So along time ago deers spread across the uk some are more common than others Like sika deer is less well distributed than Roe and others but most are Others are except the water deer sika isn’t as widely distributed as Roe and a lot of deer acording to the British deer association maps are actually more concentrated around the south and the midlands and less distributed up north but they are increasing. Its not only deer spreading north since there’s species impacted by climate change. So most deer are spreading while a few are more patchy distributed like Sika. But the thing is with sika deer is that most in the uk hybridised with red deer so pure bred ones are a lot rarer but can be found. If a deers distribution is more patchy but there are both pure breeds aswell as hybrids it would be generaliseing to say all sika deer in the uk are rare cause it depends on weather it is pure bred or not. The blue pool nature reserve say they have rare sika deer and they have high population of them. So are they rare or just uncommon. They might not be found in places outside the patches so it would be considered rare if it was found outside the patches but in the patches where there’s high numbers they technically arnt rare in that area but less common than other deer in tbd uk at the moment and if there increasing then there population is obviously doing better than it used to now which is good of course where there’s high numbers they need to be controlled so they don’t do any damage. Unless they have pure breeds there probably not as rare as they make it sound unless of course they are pure bred sika deer in that area.
We get a lot of muntjac deer in my area which I believe originally escaped from the Duke of Bedford’s estate. They still have at least three other species there and you can drive (carefully!) through the deer park and see them - its very impressive.
A couple of years Iv seen deer in a deer park at prinknash Abby but it closed down so the deer must of been moved somewhere else pigeons would perch on your hand for food and perch on your head and shoulders and deer would come up to you there and there was a monastery. So I went to the woods when I go to the Cotswolds AONBs in Gloucestershire to see if I could see them but the views would only be fleeting. But then last year I went on holiday to east anglia and Muntjac deer were common around the cabins if you were quiet you could hear them and see them in the shrubbery looking for things so I got some pictures of those that was the first time I saw a deer that stayed long enough I could see what species it is and I hadn’t seen a muntjac deer before then sika can be found in Dorset And that was the first time I ever saw a sika deer. Weather there pure sika or not I don’t know for sure though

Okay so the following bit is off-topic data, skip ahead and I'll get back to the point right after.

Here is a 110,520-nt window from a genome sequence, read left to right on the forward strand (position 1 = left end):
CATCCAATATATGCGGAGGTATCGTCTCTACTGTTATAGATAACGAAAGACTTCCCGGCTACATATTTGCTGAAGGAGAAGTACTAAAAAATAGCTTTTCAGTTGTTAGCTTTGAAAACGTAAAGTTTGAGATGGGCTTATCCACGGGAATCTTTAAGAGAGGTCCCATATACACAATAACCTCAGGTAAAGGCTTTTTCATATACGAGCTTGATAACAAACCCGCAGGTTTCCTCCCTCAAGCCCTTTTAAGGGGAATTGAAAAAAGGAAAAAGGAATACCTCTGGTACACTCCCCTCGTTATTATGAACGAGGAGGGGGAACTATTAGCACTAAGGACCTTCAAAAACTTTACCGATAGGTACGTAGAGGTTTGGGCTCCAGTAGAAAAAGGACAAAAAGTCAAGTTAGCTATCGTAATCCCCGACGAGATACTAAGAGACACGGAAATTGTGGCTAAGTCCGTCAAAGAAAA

I sometimes hear the muntjac calling in the night (they’re also known as barking deer). They’ve never come into my back garden but I’ve seen at least one wandering around in the road out front over night.
When I lived in the north of Hampshire there used to be deer in fields visible from the road. If they got onto the road they could do enough mechanical damage to a vehicle to stop it.
I’ve seen sika deer at the RSPB Arne reserve in Dorset. I’ve got a record of one somewhere on iSpot.
Unfortunately I couldn’t go to RSPB Urne my family were very picky cause one of them we met up with had a dog and a child and needed a cafe. I still havnt been to any RSPB reserves only wildlife trust and woodland trust ones. I don’t have any RSPB ones near me. Dorset has some but my family had already decided blue pool when I started looking for RSPB sites so I couldn’t see a Sika at Urne like you did but it isn’t far from Urne. I know that the places in Dorset you visited and the place i have visited are a stronghold for Sika
May is the time Sika have calfs whereas breeding is later Was your Sika an adult or was it the same time of year as me?
I found my observation. A different deer | Observation | UK and Ireland | iSpot Nature
It was mid-July and it looks like an adult.
I haven’t got any RSPB reserves close to me. Pulborough Brooks is probably the nearest but I’ve only ever been there a couple of times. Apart from when I’m on holiday, I do 90% of my bird-watching within walking distance of my home. (I do most of my bug-spotting on the same walks; and in the garden. E.g. I’ve only ever run my moth trap away from home once when I had permission at the local British Wildlife Centre (who kindly let me use their mains electricity supply).
They (Muntjac) are incredibly abundant around here - and one of them frequents our large-ish garden. It nearly caused a laundry crisis when it unexpectedly exploded out from behind the old summer-house, nearly knocking me over in the process.
In my experience Sika deer can be tricky to find in the wild (unlike red, roe, and muntjac which can be very common in some areas) although there are some in wildlife parks and zoos. So you need to do plenty of research beforehand, as with lots of wildlife watching.
Sika can be quite common up here if you go to the right places. Farmers market in Inverness yesterday, so quite common in our freezer as well!
Are conservationists worried about hybridisation between red and sika deer as a threat to the native red deer population?
In a word. Yes.
There are restrictions on moving deer to the islands, because they are the only populations sufficiently isolated to guarantee that they are not hybrids. Any mainland Red Deer would need DNA testing to prove that there is no Sika hybridisation.